Does InterOil Miss the Grade?

Margins matter. The more InterOil (NYSE: IOC  ) keeps of each buck it earns in revenue, the more money it has to invest in growth, fund new strategic plans, or (gasp!) distribute to shareholders. Healthy margins often separate pretenders from the best stocks in the market. That's why we check up on margins at least once a quarter in this series. I'm looking for the absolute numbers, so I can compare them to current and potential competitors, and any trend that may tell me how strong InterOil's competitive position could be.

Here's the current margin snapshot for InterOil over the trailing 12 months: Gross margin is 11.1%, while operating margin is 1.3% and net margin is -3.1%.

Unfortunately, a look at the most recent numbers doesn't tell us much about where InterOil has been, or where it's going. A company with rising gross and operating margins often fuels its growth by increasing demand for its products. If it sells more units while keeping costs in check, its profitability increases. Conversely, a company with gross margins that inch downward over time is often losing out to competition, and possibly engaging in a race to the bottom on prices. If it can't make up for this problem by cutting costs -- and most companies can't -- then both the business and its shares face a decidedly bleak outlook.

Of course, over the short term, the kind of economic shocks we recently experienced can drastically affect a company's profitability. That's why I like to look at five fiscal years' worth of margins, along with the results for the trailing 12 months, the last fiscal year, and last fiscal quarter (LFQ). You can't always reach a hard conclusion about your company's health, but you can better understand what to expect, and what to watch.

Here's the margin picture for InterOil over the past few years.

Source: S&P Capital IQ. Dollar amounts in millions. FY = fiscal year. TTM = trailing 12 months.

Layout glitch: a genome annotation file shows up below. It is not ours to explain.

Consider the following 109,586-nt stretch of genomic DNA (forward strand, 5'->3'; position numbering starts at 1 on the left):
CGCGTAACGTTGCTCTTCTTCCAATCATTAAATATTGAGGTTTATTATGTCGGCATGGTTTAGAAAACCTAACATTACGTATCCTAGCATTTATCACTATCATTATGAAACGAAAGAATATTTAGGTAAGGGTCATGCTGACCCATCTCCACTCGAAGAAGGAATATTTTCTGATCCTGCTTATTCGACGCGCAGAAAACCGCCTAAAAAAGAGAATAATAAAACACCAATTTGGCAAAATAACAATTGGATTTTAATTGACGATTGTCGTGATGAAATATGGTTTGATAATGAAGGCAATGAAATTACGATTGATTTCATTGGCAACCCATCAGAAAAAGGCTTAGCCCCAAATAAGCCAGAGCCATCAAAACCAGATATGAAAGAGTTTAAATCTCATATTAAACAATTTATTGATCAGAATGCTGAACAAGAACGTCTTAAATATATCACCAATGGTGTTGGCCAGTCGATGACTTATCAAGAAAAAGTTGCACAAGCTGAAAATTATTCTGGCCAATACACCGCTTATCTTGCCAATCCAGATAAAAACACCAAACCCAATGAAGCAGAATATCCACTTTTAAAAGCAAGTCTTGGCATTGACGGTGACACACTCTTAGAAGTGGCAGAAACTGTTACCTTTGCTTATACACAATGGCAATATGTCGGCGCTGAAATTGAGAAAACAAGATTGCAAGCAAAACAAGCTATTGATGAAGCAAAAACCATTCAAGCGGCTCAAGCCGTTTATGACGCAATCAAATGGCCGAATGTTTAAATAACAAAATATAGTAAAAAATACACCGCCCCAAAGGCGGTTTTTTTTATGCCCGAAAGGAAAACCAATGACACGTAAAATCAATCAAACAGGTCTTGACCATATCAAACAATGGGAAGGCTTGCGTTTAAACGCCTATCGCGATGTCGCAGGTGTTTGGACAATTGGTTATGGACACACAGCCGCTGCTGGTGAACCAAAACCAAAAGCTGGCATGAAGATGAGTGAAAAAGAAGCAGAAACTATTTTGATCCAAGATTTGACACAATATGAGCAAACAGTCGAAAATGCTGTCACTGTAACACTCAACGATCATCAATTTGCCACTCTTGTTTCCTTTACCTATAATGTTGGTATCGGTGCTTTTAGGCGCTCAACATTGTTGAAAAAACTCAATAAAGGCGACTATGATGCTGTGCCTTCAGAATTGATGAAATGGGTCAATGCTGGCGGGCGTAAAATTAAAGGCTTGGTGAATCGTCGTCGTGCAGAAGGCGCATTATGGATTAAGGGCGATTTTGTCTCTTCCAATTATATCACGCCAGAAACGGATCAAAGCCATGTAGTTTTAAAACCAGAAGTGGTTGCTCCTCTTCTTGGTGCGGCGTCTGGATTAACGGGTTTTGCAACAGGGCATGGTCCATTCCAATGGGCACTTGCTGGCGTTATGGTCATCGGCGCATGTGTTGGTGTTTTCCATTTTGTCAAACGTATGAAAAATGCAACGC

Because of seasonality in some businesses, the numbers for the last period on the right -- the TTM figures -- aren't always comparable to the FY results preceding them. To compare quarterly margins to their prior-year levels, consult this chart.

Source: S&P Capital IQ. Dollar amounts in millions. FQ = fiscal quarter.

Here's how the stats break down:

  • Over the past five years, gross margin peaked at 13.1% and averaged 8.2%. Operating margin peaked at 5.0% and averaged -0.2%. Net margin peaked at 0.9% and averaged -3.9%.
  • TTM gross margin is 11.1%, 290 basis points better than the five-year average. TTM operating margin is 1.3%, 150 basis points better than the five-year average. TTM net margin is -3.1%, 80 basis points better than the five-year average.

With recent TTM operating margins exceeding historical averages, but net margins still negative, InterOil still has some work to do.

Seth Jayson had no position in any company mentioned here at the time of publication. You can view his stock holdings here. He is co-advisor of Motley Fool Hidden Gems, which provides new small-cap ideas every month, backed by a real-money portfolio. Try any of our Foolish newsletter services free for 30 days. We Fools may not all hold the same opinions, but we all believe that considering a diverse range of insights makes us better investors. The Motley Fool has a disclosure policy.